Nevertheless, in order to make all of the above happen, Follett has had to use the fictional story-tellers’ favorite device of ‘coincidence’ in this book, as much he did in the former. The actors happen to be, proverbially, at the right place at the right time, to meet the right person. Some readers might find this unnerving. For instance, in one scene a soldier, while serving clandestinely in France, rescues the pilot of a downed aircraft, who turns out to be his half-brother, on a sortie out of England! However, this reviewer would agree with the dialogue between the characters: “It’s a small world … Isn’t it?” For such quirks of fate do happen. [Actually, in a similar fluke, I once happened to meet my cousin—who lives in a city over 10,000 Kms away from mine—at the Dubai Airport, while changing flights, although we were both on separate trips!]

The Spanish Civil War is covered in some depth, and its major lesson is enunciated by a Welsh character, Lloyd, as: “ … we have to fight the Communists just as hard as the Fascists. They’re both evil.” As it turns out, the Communists helped to subdue the Nazis, and the Cold War with them was yet to come.

Quite naturally, Follett was not able to capture, in detail, all the theaters of the WW II, such as the Dunkirk evacuation, the battles in North Africa, Italy, Burma and elsewhere. But, the ones he has covered, are presented movingly and the action sequences are in sufficient detail to bring them visually before our eyes, but not so monotonously—as in some war movies—to make them tedious. The best coverage is of the War in the Pacific, particularly the Battle of Midway and the sinking of the USS Yorktown, told through the eyes of Chuck Dewar, a closeted-gay US naval officer. Follett’s introduction of diverse characters, and the portrayal of an interracial love affair brings additional vividness to the novel.

Possibly, because the topic, of the Nazi Concentration Camps for Jews and others, is well covered elsewhere, they only have a passing mentioned in this novel. However, Follett has included at some length the discovery and the eventual closing of the not too well known Aktion T4 “hospitals.” While this novel covers just one such institution, it is known that there were about six, where many thousands of German citizens deemed to be incurably sick, mentally incapacitated or physically handicapped were euthanized. They were, not coincidentally, also mostly of Jewish and mixed races. The novel describes the thrilling bravery of the German teenage girls, Carla and Frieda, to collect evidence that through the efforts of German clergy and public opinion, which finally persuaded the Fuhrer to close the program.

While there are many real and fictional politicians, spies and their clandestine activities abound in the novel. Here Follett, as a masterpiece thriller novelist, is on familiar territory. Since the story lines are those of the children of the characters in Book One, they are mostly teenagers or slightly older. Yet, they perform remarkable feats of international espionage, with ease, which turns the course of wars and fates of nations. Such as the young Volodya, who after conducting several successful undercover activities for the Russians in Berlin, is sent all the way to Albuquerque New Mexico, in 1945, when he is still only about thirty. His mission: to bring back the plans of the nuclear bomb.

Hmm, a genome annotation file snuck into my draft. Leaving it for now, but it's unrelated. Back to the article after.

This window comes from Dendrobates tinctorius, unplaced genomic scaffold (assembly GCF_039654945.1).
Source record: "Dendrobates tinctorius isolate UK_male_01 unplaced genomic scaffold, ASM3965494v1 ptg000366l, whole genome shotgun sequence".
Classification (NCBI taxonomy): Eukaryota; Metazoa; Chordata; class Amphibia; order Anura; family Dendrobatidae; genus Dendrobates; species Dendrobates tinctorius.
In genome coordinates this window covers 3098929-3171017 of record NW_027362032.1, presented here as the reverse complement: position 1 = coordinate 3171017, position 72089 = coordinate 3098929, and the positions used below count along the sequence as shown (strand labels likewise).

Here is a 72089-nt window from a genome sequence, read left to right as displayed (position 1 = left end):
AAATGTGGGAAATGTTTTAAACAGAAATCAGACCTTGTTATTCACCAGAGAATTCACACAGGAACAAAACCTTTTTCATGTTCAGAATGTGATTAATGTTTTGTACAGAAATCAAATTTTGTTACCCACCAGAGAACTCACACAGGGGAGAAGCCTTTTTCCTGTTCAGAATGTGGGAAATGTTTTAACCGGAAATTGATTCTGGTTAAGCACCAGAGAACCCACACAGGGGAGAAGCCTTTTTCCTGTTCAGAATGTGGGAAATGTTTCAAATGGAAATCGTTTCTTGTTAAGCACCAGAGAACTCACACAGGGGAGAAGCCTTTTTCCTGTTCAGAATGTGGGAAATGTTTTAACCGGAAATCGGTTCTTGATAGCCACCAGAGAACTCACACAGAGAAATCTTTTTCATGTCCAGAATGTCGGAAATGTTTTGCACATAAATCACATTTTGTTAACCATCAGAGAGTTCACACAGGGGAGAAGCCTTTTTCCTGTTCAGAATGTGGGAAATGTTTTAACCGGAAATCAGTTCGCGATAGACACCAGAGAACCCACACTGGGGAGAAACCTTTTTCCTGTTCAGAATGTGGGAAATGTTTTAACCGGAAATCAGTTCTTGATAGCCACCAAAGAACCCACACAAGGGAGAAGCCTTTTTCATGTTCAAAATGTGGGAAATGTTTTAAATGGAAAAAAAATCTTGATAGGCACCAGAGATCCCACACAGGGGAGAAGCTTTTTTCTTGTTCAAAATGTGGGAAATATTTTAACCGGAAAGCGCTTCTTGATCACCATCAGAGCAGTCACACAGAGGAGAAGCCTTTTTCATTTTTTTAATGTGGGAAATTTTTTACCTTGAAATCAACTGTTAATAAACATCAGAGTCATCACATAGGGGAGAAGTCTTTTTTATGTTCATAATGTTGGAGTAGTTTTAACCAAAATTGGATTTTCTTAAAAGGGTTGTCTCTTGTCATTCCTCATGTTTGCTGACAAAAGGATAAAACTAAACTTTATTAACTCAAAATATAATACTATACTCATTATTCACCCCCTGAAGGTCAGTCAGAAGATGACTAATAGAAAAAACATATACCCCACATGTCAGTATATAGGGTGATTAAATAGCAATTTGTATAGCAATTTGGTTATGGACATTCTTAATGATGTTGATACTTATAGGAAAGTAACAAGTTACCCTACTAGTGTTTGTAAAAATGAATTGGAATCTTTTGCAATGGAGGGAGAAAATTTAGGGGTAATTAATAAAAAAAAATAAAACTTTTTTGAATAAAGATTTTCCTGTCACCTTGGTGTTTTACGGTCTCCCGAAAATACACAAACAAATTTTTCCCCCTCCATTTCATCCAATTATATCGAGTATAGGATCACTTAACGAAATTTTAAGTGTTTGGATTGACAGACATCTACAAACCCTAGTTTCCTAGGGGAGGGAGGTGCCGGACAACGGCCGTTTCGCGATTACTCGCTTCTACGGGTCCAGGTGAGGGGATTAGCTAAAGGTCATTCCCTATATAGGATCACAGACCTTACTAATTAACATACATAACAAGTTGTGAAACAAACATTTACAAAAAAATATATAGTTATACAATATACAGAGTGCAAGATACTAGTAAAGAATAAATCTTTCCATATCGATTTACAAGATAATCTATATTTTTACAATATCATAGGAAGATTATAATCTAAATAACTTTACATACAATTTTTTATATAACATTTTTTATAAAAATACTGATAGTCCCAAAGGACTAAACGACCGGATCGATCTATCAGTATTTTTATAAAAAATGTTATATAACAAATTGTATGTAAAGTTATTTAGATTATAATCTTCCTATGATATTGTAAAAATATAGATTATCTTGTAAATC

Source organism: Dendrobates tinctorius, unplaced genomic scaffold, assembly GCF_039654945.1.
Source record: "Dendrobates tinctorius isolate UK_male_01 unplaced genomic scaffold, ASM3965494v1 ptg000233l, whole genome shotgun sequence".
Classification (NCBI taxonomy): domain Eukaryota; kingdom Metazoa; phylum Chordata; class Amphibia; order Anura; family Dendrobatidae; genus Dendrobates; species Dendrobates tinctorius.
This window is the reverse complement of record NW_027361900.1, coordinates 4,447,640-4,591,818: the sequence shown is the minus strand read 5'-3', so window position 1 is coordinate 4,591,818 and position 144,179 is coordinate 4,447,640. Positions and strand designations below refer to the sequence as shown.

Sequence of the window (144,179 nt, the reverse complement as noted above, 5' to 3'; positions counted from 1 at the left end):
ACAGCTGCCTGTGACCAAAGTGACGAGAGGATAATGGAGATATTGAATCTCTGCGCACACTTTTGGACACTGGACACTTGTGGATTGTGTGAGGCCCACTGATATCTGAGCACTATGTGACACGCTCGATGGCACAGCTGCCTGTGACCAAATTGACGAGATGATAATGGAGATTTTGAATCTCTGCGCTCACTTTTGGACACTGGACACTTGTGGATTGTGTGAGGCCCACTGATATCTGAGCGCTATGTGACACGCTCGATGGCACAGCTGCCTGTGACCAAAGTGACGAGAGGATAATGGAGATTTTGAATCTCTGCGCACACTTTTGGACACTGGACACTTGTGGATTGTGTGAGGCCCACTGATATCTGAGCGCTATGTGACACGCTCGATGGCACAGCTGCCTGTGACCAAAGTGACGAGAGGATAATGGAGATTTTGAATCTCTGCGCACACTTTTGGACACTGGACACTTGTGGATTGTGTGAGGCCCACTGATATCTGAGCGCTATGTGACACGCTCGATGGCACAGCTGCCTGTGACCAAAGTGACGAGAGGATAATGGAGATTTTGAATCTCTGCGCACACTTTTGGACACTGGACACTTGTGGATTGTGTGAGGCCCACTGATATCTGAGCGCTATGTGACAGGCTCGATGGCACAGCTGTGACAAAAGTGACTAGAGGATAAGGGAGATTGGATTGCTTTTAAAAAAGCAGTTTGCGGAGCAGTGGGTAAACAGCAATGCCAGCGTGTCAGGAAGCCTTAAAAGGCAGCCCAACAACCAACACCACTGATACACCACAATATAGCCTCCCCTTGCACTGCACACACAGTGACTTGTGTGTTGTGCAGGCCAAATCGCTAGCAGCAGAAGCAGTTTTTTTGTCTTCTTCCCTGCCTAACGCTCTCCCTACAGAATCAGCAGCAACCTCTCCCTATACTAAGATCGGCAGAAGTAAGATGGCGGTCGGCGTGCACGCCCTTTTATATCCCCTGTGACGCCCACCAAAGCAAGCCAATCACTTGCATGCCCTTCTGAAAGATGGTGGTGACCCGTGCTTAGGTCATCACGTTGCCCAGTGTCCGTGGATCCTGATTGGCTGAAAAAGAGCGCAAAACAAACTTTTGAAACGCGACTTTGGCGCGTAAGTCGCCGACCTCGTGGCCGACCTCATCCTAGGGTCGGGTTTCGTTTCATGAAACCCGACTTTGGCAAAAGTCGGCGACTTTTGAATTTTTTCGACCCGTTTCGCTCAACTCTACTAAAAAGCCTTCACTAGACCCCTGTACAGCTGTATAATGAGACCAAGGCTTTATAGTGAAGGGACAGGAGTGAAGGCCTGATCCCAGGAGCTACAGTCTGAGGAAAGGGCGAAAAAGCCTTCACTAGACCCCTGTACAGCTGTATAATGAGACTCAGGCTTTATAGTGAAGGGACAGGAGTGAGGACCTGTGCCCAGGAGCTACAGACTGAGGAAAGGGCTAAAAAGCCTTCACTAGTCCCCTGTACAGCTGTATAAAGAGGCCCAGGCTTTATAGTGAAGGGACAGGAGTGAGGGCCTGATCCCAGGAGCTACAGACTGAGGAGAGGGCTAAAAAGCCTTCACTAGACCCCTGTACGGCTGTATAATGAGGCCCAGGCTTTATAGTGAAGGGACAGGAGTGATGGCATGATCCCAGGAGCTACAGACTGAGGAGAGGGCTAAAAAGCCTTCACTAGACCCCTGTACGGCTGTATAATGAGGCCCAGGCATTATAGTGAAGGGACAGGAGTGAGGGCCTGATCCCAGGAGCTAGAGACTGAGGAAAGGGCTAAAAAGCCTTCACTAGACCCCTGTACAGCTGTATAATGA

The third part of this novel, called “The Cold Peace,” sets the stage for the final Book Three of the Century Trilogy. The characters, children of the ones in Book One, now have kids of their own, who will undoubtedly play a prominent role in the Cold War storylines to come. The final chapter’s ending, similar to the Book One’s, shows a child blowing out his birthday candles, indicative of the promise a new beginning. However, will they live in peace? We will have to wait for the Book Three to find out.

Ken Follett, in the recent promotional interviews for the Winter of the World, disclosed that he had the typescript of the novel read by a number of notable historians. They are also mentioned in the acknowledgements. It seems that their help, and Follett’s skilful research has made this novel, except for the fictional characters, historically correct. Finishing reading this 960-page novel is a much easier feat, than writing it. Hence readers should raise a glass, of Ken Follett’s favorite champagne, in a toast to his arduous undertaking for taking us on this memorable century long journey.


Reviewed from an advanced reading eGalley, complements of Dutton/Penguin

Waheed Rabbani is a historical fiction author, whose books are available on Amazon and elsewhere.
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Kevin Waheed! Wow, now that is what I call a first rate review.